But the current cohort of Americans, in their several generations and age-groups, has now an opportunity presented to no other Americans before them: not only is the country in a very tight spot indeed, but it is in most certain decline. Indeed, the whole thing has happened so fast that many who had attained the age of reason in that magical quarter-century of 1945-1970 have seen everything go south under their very noses. We are rapidly becoming Great Britain in 1946, except that for Us there will be no New World giant on whose coat-tails at least a decent simulacrum of international status and economic viability might be maintained.
This is a challenge greater even than that which confronted the generations who had to face that rendezvous with destiny imposed by World War 2.
We are on Destiny’s home turf now, and not as conquerors or hegemons.
It would help – perhaps hugely – if We as a nation understood Ourselves to be on Providence’s home turf (as if any humans ever weren’t), but the Correct Stance of anti-Beyond imposed by secularizing elements and pandering pols has robbed many of even that (marvelous and robust) Consolation and Strength.
So, as one Civil War general once put it, we are going into battle with “one boot on”, and only one … if even one.
As scripture might put it, We have not been wise-virgins at all (the image works on sooooo many levels).
Now comes a crucible of fire. But for those who understand the ways of the Beyond, the challenge is an invitation to a maturity and solid real-ness that this velveteen-rabbit political and societal culture of latter days has willfully thrown aside, even as an ideal to which one might aspire and around which one might Trellis one’s personal and collective hopes and energies and purposes and goals. Thus is decline (or worse) a “muse of fire” for those willing to enter into its searing aura.
It was Roland Barthes (if I recall correctly) who rejected ideals because where you have an ideal you will sooner or later have “coercion”: you will have to try to forcefully master your lower urges in order to get your Self in hand, and perhaps oppress others by making them conform as well, or even ‘oppress’ them just by the vivid force of your own example.
Thus genuine Christianity’s potential as an alternative to the flattening monoplanar and ultimately megalomaniac cockiness of the totally-autonomous ‘secular liberation’ exists as an affront and a rival to the New Correct Order.
It has always struck me as odd: if you could travel on an airline whose pilots demonstrated the Correct ideals of the choice-filled, totally-autonomous self, would you? If they started out across the field from the terminal with no regard to the lines painted on the tarmac or the myriad flashing lights and arrows and with no regard for the tower’s instructions; if they decided once airborne that they didn’t feel like flying at the prescribed altitude for (say) West-bound flights and were exercising their ‘choice’ to fly at the altitude they felt like tonight; if they decided they really didn’t feel like flying to the Coast at all but preferred to go look at Canada today; if they really considered themselves oppressed by the Prime Directive never to try to fly in reverse … who would fly such an airline?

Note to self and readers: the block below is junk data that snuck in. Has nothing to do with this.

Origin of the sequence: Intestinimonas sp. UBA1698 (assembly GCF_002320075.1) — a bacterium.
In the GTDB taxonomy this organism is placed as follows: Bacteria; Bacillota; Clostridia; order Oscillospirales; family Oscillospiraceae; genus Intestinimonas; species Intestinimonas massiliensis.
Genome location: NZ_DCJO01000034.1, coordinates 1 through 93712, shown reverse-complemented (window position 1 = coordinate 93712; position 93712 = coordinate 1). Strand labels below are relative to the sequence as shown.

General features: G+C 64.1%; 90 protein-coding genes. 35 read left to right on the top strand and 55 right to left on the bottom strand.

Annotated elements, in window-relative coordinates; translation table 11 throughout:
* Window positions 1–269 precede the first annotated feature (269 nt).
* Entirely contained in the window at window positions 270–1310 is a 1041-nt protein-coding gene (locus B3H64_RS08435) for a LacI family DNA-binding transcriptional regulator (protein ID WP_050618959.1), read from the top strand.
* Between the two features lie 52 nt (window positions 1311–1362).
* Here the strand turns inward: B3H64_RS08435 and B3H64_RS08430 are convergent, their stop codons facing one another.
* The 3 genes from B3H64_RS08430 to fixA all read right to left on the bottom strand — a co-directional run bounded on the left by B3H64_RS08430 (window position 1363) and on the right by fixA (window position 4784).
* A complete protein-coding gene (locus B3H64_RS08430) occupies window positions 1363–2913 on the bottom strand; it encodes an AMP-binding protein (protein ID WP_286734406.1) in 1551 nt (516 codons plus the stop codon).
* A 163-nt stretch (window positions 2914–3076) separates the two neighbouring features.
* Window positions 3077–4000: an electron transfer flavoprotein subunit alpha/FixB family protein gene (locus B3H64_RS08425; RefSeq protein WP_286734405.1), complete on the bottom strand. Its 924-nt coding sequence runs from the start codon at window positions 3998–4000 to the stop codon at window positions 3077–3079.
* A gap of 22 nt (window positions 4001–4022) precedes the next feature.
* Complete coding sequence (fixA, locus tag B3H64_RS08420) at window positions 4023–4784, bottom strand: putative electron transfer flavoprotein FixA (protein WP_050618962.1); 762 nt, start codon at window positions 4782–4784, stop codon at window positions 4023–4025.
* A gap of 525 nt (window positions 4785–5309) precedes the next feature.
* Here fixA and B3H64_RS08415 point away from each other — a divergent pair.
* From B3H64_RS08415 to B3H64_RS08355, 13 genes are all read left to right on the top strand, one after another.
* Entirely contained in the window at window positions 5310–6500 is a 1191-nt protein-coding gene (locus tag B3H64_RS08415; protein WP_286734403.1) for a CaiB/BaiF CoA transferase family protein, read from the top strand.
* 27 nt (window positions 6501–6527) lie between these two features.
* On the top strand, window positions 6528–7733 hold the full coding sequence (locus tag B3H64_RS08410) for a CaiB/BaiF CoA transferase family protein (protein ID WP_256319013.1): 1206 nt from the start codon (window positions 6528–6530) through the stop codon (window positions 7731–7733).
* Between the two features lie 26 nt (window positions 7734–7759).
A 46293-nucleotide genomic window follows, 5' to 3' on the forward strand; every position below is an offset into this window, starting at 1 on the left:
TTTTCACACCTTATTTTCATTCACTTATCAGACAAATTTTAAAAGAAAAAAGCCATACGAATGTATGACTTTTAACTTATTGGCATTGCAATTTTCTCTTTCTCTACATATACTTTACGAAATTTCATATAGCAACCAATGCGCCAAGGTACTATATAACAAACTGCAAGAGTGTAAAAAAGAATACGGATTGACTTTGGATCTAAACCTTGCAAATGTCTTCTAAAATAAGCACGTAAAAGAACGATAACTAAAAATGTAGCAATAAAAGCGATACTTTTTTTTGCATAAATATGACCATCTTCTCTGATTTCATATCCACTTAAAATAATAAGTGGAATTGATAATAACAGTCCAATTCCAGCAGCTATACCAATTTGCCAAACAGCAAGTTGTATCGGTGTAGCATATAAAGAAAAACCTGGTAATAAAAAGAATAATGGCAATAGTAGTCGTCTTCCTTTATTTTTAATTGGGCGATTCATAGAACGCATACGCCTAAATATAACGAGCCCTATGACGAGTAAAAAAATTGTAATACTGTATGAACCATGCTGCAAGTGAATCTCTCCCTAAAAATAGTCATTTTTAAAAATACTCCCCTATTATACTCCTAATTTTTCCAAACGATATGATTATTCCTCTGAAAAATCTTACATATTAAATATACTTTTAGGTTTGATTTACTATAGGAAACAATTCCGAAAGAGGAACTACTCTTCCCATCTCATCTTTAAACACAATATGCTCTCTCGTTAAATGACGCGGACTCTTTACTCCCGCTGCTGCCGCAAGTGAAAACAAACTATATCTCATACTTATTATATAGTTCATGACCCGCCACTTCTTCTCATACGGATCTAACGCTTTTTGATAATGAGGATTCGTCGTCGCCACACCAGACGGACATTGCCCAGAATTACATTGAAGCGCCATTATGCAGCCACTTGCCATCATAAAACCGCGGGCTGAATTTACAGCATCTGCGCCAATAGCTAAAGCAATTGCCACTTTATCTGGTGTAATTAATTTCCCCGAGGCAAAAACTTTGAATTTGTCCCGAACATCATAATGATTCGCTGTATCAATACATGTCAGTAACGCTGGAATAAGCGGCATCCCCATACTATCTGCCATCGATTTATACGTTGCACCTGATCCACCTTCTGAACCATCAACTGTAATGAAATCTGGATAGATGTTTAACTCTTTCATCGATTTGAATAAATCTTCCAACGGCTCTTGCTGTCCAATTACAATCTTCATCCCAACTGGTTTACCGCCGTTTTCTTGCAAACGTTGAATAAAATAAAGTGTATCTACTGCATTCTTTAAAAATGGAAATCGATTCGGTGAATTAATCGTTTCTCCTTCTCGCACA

You see where this sort of thing can go.
*Yes, there were also more mundane reasons: the maintenance of the Papal States as a secure base of the Church’s and Papacy’s influence occupied the Popes of the 19th century. So did the divisions between those – even in the upper ranks of the hierarchy – who sought to somehow engage Modernity in order to somehow co-exist with it and those who feared that – as one doughty Cardinal put it, and not without some acuity – “freedom of religion is freedom for irreligion”; his assumption being that if you have a ship loaded with passengers (‘souls’ as they were known then) that is floating tolerably well on the ever-dangerous sea, then the ‘freedom’ to tinker with its core dynamics or overhaul them or dispense with them altogether is madness; how – he wondered – could you consider the license to deform, destroy, or dispense with the genuine grasp of humanity to be any sort of actual and genuine ‘freedom’ at all?
**Some authors suggest that since Modernism was the movement toward a monoplanar human reality (only this Plane of Existence exists; rather than the multiplanar human reality of this-world and also a Beyond), then technically post-Modernism would indicate a swing back to the state of affairs before Modernism took hold (the Age of Faith, as it might be called, which flourished some centuries ago but retained its efficacy until relatively recently). In their view what many call today ‘post-modernism’ is actually not that at all; rather it is a form of hyper-Modernism where all the most lethal potentials of Modernism (the denial not only of a Beyond but of the possibility of any human ability to ‘know’ anything – which thus utterly undermines any workable and sufficiently strong Grounding or Shaping of human life individually or collectively). In this Post, just to let your mind get used to it, I will use ‘hyper-Modern’ to describe Our current wracked state of culture, and post-Modern will refer to that heark-back to a time when humans had some workable Grounding in the Beyond and were Shaped by it (resulting in the genuine freedom that stems from knowing their own purpose and role in the cosmos, in Creation).
Labels: American culture and philosophy, Andrew Bacevich, christianity, secularism